A.J. Hartley (AKA Andrew Hart) is the bestselling author of 24 novels in a variety of genres including mystery, fantasy, sci-fi, thriller, paranormal, children's and young adult. He has written adaptations of Hamlet and Macbeth with David Hewson, and UFO mystery/thrillers with Tom DeLonge of Blink 182.

As Andrew James Hartley he is UNC Charlotte's Robinson Professor of Shakespeare studies where he specializes in performance issues. He is the author of scholarly books on dramaturgy, political theatre and performance history.

He has edited collections about Shakespeare on the university stage, Shakespeare in millennial fiction, and (with Peter Holland) Shakespeare and geek culture. He was editor of Shakespeare Bulletin for a decade, and is currently working on Julius Caesar for Arden.

He also has a YouTube channel focused mainly on Japanese rock music. You can learn more about him at www.ajhartley.net

Burning Shakespeare by A.J. Hartley

How would the world look without the influence of Shakespeare pervading so many aspects of life and culture and belief?

In a race against time, with the fate of lives and souls hanging in the balance, the forces of good and evil battle to save or destroy Shakespeare's works. Which side works to which end? That is the question, isn't it?

Would we be better off without Romeo and Juliet, Hamlet, Othello, and the others, or would the safety valve that theatrical expression provides back up into an explosion of apocalyptic proportions? Follow the cast of this tale—from university student to petty thief to talk show host—as they travel through time and space in Burning Shakespeare.


A.J. Hartley is one of the foremost experts on Shakespearean performance in the world today, as well as being a multiple time NY Times best seller and collaborator with rock stars. What many people may not know is that under his very educated and often proper English exterior is a soul of hilarity. Burning Shakespeare blends his love of Shakespeare with his fandom of the late, great Terry Pratchett into a delightful book that I was thrilled to bring into this collection. – John G. Hartness




"The villainy you teach me I will execute,

and it shall go hard but I will better the instruction."

(The Merchant of Venice, 3.1.67-9)

London, 1600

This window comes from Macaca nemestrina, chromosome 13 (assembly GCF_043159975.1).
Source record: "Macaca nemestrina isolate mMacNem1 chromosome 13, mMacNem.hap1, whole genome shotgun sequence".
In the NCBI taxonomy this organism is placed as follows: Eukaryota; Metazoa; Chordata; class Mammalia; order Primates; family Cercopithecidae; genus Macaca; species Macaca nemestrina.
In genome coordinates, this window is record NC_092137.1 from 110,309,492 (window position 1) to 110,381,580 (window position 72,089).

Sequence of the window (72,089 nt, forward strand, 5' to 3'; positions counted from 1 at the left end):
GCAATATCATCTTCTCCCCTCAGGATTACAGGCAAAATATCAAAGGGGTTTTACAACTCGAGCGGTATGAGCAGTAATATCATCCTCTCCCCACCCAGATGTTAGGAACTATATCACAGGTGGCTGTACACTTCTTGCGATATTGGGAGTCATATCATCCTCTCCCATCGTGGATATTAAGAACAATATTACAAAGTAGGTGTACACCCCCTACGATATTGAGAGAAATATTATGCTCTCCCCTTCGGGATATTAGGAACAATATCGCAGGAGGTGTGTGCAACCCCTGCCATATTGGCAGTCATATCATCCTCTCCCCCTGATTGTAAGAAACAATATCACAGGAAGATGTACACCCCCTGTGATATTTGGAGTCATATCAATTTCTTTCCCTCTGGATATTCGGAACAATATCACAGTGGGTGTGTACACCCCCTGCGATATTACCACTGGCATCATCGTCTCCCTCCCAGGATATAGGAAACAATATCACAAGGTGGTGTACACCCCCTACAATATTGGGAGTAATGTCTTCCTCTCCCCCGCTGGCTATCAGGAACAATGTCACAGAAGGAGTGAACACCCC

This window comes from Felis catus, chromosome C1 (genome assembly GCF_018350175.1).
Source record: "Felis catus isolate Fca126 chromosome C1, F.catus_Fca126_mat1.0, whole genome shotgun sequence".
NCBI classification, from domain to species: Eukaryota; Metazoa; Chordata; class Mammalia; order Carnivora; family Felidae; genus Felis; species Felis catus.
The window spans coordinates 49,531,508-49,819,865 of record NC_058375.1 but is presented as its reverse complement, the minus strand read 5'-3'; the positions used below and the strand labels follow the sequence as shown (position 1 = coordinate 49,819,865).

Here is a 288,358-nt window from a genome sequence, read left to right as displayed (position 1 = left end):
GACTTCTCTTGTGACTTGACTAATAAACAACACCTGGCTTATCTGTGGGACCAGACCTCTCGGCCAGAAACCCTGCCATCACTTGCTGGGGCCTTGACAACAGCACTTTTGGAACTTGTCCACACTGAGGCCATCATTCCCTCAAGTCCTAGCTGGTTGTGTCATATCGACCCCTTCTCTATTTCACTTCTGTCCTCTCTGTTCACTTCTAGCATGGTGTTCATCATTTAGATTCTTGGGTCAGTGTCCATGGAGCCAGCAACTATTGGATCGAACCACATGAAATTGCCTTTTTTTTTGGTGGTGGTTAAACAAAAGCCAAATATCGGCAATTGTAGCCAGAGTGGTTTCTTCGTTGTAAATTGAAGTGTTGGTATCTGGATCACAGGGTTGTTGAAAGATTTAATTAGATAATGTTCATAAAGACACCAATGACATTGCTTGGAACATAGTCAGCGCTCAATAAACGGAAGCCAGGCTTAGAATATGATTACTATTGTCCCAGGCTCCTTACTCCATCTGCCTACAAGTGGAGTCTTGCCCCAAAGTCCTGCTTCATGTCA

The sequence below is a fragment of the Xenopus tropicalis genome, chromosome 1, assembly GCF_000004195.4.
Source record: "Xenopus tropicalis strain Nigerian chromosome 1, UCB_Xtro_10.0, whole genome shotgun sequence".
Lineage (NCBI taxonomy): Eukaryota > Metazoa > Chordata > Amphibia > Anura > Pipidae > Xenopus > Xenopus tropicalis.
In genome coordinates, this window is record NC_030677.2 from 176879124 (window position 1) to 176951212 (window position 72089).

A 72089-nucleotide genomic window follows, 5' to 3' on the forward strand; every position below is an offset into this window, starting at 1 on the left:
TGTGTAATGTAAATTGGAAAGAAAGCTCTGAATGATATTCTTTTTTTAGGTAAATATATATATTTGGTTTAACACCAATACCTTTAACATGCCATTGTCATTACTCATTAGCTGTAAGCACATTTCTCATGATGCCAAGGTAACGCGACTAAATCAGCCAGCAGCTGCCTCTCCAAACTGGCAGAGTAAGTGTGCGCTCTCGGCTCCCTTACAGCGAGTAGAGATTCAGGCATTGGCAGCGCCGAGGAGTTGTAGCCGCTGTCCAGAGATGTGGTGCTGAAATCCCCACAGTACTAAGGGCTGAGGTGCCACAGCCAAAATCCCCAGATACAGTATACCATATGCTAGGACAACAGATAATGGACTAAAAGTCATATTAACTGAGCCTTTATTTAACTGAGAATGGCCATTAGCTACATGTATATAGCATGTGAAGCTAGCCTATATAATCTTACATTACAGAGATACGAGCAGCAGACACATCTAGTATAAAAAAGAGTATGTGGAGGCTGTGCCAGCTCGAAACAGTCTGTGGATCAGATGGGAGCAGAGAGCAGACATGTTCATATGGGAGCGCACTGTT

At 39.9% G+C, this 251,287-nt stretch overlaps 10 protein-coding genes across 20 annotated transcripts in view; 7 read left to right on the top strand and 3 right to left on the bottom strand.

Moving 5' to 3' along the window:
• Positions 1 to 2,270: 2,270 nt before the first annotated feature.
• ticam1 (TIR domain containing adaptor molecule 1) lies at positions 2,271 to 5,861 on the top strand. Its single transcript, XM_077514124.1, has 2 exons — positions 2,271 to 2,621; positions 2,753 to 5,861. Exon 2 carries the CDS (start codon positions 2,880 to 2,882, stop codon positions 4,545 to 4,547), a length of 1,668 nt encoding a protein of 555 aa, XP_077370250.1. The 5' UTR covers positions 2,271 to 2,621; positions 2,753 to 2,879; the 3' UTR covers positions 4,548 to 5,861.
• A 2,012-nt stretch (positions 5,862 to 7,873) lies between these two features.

Consider this man climbing the wooden stairs to his bed chamber. He is white, neither old nor young, clad in the fashion of his day, the colors muted but the cut stylish, and the whole a little more than he can realistically afford. As he walks, he frees himself of his doublet and peels off the sleeves one at a time, careful to keep the fabric away from the candle flame. Under the doublet is a smock shirt with loose unadorned sleeves stained with spots of black on the right cuff. Ink, perhaps.

A writer then, though whether that makes him a secretary, a lawyer, or something else entirely is not immediately apparent.

His beard and moustache are neatly trimmed, and he wears a pair of simple gold earrings, which make him look quite dashing, though his hair line is receding fast. In another year or so he will be quite bald on top, and he looks older than his thirty-seven years. Weariness comes off him like smoke from a banked fire, and his dark eyes are fathomless.

In his room he clambers out of his remaining clothes and considers the manuscript pages bound with ribbon on the deal table beside the low-slung bed, the only furniture in the tiny, erratically angled room. Wind thrums the thatched roof above him and, for a moment, he reflects upon the sound, wondering how to phrase it. For a long moment in which he might almost be asleep already, he sits quite still, poised to reach for the pen. He blinks, as if leaving a trance, and considers the guttering candle before, with palpable reluctance, blowing it out, and collapsing onto the stuffed, uneven mattress. Even in the dark, which is utter, the kind of darkness subsequent periods generally find only far away from human settlement, his eyes sparkle black. Despite his tiredness he lies awake for several minutes as if waiting for something to happen.

The eyes close at last and then, in almost the same instant, another pair open. They belong to something at the foot of the bed, something visible only as a deeper hollow in the darkness. They glitter with malice like the eyes of a predatory beast, but the rest of the body is strangely inconstant. It shifts like smoke or the currents of deep, black water, eddying and rippling, a swirling chaos seeking shape as something not yet fully formed. It exudes malice, a wild and aimless impulse to violence and destruction, a need to devour, to violate, to undermine whatever is good and true, whatever might bring joy. It is an appetite, voracious and insatiable, but—as if already gorged and stuffed—it wants to spew hatred, to sew discord like poisonous wheat. It swirls and seethes, surging, snatching, clawing for what will give it the form to walk abroad…

On the bed, the writer starts from his sleep and sits up. As his eyes snap open, the creature perched gargoyle-like at the foot of his bed vanishes into nothing.

Biding its time.